The fifth Hub Talk explores successful collaboration between a private assessment framework and national initiatives

The summer session of the last Hub Talk which took place on the 13rd of July has delivered important take-home messages and powerful examples of how a public-private partnership can deliver very concrete results building on each other strengths.

Hani Eskandar, Senior Coordinator of Digital Services at ITU, made an introduction of the event, presenting the different Hub products and outlining the work being carried out within the project in two countries, Hungary and the Czech Republic.

Started as a personal initiative, ORCHA (based in the UK) has become a major private global organisation with a wide panel of services with at its core the systematic review of health apps and the systematic distribution of health apps. ORCHA has been supporting several European and non-European States in both selecting solutions adapted to specific use cases and supporting the development of public assessment frameworks. Tim Andrews, COO of ORCHA, has explained how ORCHA has been constantly adapting itself to cover new needs and include criteria which are essential from the perspective of policy makers.

Device Frame

 

Anders Tunold-Hanssen, CEO of the Nordic Interoperability Project, explained that the 5 Nordic States want to become the most sustainable and integrated health region in the world by 2030, providing the best possible personalized health care for all its citizens, supporting also a radical change of the health paradigm with preventative care, and the patient and data at the centre. Together with ORCHA, starting from international standards and frameworks, they have been building the Nordic Accreditation platform which will feed multiple public and professional endpoints. “Unlocking the power of digital health is not about a standard. It’s about a system”, said Anders.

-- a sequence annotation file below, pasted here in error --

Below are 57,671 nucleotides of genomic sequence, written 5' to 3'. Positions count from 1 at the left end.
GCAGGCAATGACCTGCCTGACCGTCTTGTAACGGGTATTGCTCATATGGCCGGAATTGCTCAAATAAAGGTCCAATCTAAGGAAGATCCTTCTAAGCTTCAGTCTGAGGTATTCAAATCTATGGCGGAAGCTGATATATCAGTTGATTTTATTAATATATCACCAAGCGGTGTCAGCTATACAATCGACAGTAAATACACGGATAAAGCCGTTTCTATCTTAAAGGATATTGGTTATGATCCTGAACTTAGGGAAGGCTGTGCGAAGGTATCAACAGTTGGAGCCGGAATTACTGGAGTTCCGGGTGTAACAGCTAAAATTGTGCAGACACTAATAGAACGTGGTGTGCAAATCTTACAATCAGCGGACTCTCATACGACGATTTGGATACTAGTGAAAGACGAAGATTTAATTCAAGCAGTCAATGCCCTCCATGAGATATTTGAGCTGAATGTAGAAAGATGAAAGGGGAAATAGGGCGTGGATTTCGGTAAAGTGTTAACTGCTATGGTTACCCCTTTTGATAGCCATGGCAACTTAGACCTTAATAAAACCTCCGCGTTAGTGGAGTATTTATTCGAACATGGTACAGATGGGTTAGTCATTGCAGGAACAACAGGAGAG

Rimmert Brandsma, Project Leader at Mind Platform in the Netherlands, told us about how ORCHA has been supporting MIND in selecting mental health apps. Those apps are known as having two “low”: low retention rate and low information quality and one “high”: high volatile market. Sustainable use and viable business are closely associated. Idenfifying the solutions which make a real difference is thus absolutely key. While ORCHA has been providing MIND with a first selection of quality proved solutions against a set of critical criteria, MIND has then fine-tuned the selection by conducting a number of complementary assesments, often with the direct support of the users leading to a Mind rating of the apps.

Tim then explained how the cooperation with Israel has been a real stress-test for ORCHA given the focus on innovation and the wide range of criteria to be considered and also considering the very specificity of the Israeli market where very few apps are available in Hebrew.

The three examples demonstrate that the division of tasks between ORCHA and the national initiatives can lead to both  powerful and efficient results. Futhermore it shows that the work performed has also direct consequences in possible scaling-up opportunities for the apps industry.

 

Device Frame

As a conclusion, Tim claimed that totruly support the digital patient, we must do three things: 1) Ensure trust in digital health, 2) Overcome awareness and access barriers to deliver activated Health Care Professionals and patients and 3) Have strong governance and risk management”.

Hani Eskandar concluded that the great examples described in this Talk needed to be known and consumed by more countries in Europe and elsewhere and this is aligned with the core mission of the European mHealth Hub.

You may watch (or re-watch) this Hub Talk here.

 

 

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